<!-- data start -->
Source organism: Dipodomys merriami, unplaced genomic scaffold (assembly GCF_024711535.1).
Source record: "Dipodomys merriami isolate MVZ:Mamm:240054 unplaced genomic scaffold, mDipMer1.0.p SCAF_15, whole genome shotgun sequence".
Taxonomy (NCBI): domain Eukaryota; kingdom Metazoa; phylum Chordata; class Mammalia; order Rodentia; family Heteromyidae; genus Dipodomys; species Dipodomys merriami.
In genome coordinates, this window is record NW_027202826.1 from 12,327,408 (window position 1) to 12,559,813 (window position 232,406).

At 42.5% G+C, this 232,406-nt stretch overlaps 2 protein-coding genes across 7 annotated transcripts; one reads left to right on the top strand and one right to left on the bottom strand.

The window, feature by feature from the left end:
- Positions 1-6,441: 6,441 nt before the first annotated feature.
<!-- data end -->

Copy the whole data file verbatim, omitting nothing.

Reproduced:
Source organism: Dipodomys merriami, unplaced genomic scaffold (assembly GCF_024711535.1).
Source record: "Dipodomys merriami isolate MVZ:Mamm:240054 unplaced genomic scaffold, mDipMer1.0.p SCAF_15, whole genome shotgun sequence".
Taxonomy (NCBI): domain Eukaryota; kingdom Metazoa; phylum Chordata; class Mammalia; order Rodentia; family Heteromyidae; genus Dipodomys; species Dipodomys merriami.
In genome coordinates, this window is record NW_027202826.1 from 12,327,408 (window position 1) to 12,559,813 (window position 232,406).

At 42.5% G+C, this 232,406-nt stretch overlaps 2 protein-coding genes across 7 annotated transcripts; one reads left to right on the top strand and one right to left on the bottom strand.

The window, feature by feature from the left end:
- Positions 1-6,441: 6,441 nt before the first annotated feature.